A largely unheralded meeting is under way in Europe that some say is akin to a constitutional convention for a slowly emerging supernation but that experts at a Harvard conference Friday (Jan. 31) said is unlikely to produce startling changes in the European Union.
The European Convention is a meeting of a range of European powers, including representatives from member governments, European Union (EU) officials, and representatives from nations that will join the EU in the coming years.
The conference produced lively discussion among Andrew Moravcsik (top right), government professor and the director of the Program on the European Union; Fritz W. Scharpf (top left), director of the Max Planck Institute in Cologne; and Paul Magnette, Université Libre de Bruxelles. (Staff photos by Kris Snibbe)
Their mandate is to craft new structures and functions of the European Union that will better meet the demands of today’s world. The convention could propose sweeping changes that would transfer regional security, taxation, and welfare powers to the EU, effectively transforming it into a kind of superstate, with the power to tax and redistribute wealth among EU countries as well as with the power to raise a European army.
But experts who spoke Friday at the Minda de Gunzburg Center for European Studies agreed that such a radical step is unlikely and would be resoundingly defeated anyway by national electorates that must ratify the document.
Instead, they said, the convention will likely streamline current procedures and policy-making processes and, perhaps more importantly, lend a new level of democratic legitimacy to the EU in the eyes of European citizens.
George Ross, of Boston University, called the convention “a new animal in the European political zoo” and said the convention is different from previous treaty-making meetings that created the EU. Those meetings were essentially agreements made between different national governments. The convention, Ross said, is an effort to draw input from a much broader spectrum of society in a more open process that will, one hopes, result in an agreement more reflective of the thinking of European society.
Much of what comes out of the 10-month convention is likely still to be seen. The convention is at its halfway point, which made the timing good for Friday’s conference, according to Center for European Studies Executive Director Patricia Craig.
Craig said questions of overall governance, elections, and how democratic an institution the EU should be are all being addressed at the Convention. Further, she said, those questions echo internationally, with the increasing prominence of international organizations like the EU, the World Trade Organization, and the North American Free Trade Agreement.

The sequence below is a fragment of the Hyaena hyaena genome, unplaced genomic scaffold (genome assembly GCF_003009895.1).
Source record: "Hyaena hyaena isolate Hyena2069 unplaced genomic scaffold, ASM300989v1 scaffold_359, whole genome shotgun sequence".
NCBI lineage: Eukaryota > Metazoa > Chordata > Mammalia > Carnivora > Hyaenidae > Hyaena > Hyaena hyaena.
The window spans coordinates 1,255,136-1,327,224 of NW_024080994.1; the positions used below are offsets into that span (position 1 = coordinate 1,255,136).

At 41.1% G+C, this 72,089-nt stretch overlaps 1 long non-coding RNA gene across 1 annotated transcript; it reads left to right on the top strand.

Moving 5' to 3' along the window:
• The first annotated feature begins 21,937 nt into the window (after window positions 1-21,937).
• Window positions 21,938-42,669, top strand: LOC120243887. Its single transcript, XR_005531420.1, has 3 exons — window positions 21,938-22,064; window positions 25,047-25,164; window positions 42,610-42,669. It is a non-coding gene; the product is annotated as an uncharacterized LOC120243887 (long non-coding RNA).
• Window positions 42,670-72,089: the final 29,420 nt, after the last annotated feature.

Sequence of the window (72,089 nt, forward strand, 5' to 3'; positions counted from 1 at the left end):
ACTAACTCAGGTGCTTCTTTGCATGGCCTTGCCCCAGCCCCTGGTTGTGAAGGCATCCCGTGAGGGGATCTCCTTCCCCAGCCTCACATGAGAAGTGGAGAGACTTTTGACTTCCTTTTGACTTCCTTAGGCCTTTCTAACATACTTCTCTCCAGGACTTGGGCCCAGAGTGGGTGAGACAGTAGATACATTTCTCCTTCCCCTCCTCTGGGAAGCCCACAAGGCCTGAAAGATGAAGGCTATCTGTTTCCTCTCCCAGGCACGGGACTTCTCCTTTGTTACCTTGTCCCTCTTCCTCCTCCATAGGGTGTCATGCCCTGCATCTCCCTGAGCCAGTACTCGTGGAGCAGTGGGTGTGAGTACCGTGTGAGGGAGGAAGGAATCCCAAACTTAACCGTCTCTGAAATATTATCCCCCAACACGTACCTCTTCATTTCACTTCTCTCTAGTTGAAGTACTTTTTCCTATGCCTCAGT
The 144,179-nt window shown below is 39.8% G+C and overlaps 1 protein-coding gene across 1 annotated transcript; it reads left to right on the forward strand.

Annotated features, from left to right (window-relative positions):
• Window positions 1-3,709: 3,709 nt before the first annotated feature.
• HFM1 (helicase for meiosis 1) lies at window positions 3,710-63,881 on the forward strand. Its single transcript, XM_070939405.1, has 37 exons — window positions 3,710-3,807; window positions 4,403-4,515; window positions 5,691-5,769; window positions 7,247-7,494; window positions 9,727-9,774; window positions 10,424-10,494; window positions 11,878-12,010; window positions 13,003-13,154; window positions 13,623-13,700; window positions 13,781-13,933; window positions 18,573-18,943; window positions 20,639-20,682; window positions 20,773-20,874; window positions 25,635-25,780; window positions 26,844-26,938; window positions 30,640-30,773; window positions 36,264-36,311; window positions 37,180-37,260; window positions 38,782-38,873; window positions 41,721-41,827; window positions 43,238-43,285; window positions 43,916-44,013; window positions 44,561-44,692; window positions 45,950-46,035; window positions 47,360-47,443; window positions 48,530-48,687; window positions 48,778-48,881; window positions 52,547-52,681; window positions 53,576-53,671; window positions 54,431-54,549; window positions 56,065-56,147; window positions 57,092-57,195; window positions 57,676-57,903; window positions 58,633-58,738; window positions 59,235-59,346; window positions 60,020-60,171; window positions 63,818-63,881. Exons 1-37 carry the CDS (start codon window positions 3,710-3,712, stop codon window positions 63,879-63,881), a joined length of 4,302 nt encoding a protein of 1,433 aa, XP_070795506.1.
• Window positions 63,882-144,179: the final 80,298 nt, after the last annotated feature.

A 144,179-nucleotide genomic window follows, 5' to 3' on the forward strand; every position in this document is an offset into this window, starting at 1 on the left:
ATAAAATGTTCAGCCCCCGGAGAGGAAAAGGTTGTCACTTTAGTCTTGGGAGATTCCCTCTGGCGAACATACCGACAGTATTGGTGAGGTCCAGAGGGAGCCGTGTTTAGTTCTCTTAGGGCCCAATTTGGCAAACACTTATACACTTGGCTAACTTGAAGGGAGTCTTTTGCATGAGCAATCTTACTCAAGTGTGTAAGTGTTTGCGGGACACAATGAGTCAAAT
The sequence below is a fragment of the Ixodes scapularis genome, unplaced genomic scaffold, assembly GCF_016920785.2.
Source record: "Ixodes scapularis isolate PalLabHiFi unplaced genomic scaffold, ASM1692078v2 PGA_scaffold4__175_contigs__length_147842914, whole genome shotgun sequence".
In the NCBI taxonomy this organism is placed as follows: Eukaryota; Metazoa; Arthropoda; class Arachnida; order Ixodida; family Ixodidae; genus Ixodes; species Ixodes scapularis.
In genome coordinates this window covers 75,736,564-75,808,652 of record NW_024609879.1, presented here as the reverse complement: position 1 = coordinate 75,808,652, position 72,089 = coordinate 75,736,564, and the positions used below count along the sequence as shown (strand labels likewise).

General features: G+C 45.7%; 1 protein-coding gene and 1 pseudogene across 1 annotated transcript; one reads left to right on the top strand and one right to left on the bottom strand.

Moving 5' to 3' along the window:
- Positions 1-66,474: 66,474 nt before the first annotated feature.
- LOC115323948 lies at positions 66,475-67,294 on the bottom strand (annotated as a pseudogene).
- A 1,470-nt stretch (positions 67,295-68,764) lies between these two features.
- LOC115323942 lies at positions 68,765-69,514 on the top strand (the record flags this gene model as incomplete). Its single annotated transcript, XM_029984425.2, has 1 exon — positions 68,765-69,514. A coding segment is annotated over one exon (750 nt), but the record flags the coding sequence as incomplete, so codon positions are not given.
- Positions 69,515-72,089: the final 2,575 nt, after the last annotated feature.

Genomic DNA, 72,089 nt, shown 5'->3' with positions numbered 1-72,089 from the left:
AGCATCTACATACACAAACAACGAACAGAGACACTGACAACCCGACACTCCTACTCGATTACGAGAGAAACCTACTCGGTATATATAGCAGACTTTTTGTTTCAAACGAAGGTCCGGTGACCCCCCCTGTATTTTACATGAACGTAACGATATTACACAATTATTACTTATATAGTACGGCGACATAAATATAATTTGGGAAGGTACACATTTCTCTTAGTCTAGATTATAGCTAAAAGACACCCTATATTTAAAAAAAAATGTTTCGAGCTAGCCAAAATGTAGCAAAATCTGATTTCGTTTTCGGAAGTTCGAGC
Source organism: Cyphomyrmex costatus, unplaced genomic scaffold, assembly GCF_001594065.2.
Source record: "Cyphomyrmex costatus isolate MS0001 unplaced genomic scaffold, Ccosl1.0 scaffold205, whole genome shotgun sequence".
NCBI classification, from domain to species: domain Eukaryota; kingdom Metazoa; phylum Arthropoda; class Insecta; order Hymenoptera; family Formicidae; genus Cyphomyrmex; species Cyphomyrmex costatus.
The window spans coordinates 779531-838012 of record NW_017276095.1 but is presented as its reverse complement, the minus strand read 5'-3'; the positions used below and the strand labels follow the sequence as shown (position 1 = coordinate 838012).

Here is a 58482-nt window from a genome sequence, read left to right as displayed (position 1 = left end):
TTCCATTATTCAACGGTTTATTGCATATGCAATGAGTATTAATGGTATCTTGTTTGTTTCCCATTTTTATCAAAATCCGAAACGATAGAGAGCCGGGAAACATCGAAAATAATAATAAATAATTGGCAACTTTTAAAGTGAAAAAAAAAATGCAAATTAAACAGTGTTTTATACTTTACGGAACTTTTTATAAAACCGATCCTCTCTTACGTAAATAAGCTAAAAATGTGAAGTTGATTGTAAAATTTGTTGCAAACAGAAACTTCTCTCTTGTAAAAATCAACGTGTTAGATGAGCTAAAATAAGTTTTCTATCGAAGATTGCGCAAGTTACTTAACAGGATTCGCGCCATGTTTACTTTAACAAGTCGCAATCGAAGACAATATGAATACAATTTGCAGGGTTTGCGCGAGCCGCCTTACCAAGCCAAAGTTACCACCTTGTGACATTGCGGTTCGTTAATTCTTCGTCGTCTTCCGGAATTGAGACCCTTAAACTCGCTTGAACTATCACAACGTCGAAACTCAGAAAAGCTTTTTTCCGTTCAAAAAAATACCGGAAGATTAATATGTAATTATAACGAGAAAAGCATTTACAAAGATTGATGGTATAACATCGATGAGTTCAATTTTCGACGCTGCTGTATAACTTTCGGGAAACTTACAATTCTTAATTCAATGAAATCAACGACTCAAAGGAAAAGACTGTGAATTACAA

“These are institutions that are increasingly important. The question is how we get democratic representation in them,” Craig said.
Indeed, the EU’s supposed “democratic deficit” was the subject of an afternoon panel discussion that featured experts from Harvard, the University of Wisconsin, the Université Libre de Bruxelles, and the Max-Planck Institut.
Panelists agreed that the EU as currently composed is a fairly democratic institution that has a high degree of legitimacy resulting from the required consensus of member nations for its major policies.
That consensus, however, often creates policies that nobody is happy with and nobody wants to defend. That may be one reason that the European public broadly views the EU as a nondemocratic institution in which they have little say. Bridging the apparent gap between the reality of the EU’s democratic decision-making processes and the view of the person on the streets of Europe may be one result of the European Convention that could have lasting benefit.
Though expectations of the convention’s outcome were fairly low among panelists – the achievement of “a streamlined status quo” – the fact that the organization has gone to great lengths to reach that streamlining, in what most agree is a very open fashion, may be one of the most important things to emerge.
“Most people think the EU is not democratic, so this is a very powerful public belief,” said Paul Magnette, of the Université Libre de Bruxelles. “We could argue that the process matters. It might contribute to improved democratic legitimacy.”
Whatever comes out of the convention should begin emerging this spring. Peter Norman, a reporter for the Financial Times who is researching a book on the convention, said it is reaching the phase when decisions on how power is shared and applied are being negotiated.
“By my analysis, the Convention is going into its most critical phase,” Norman said.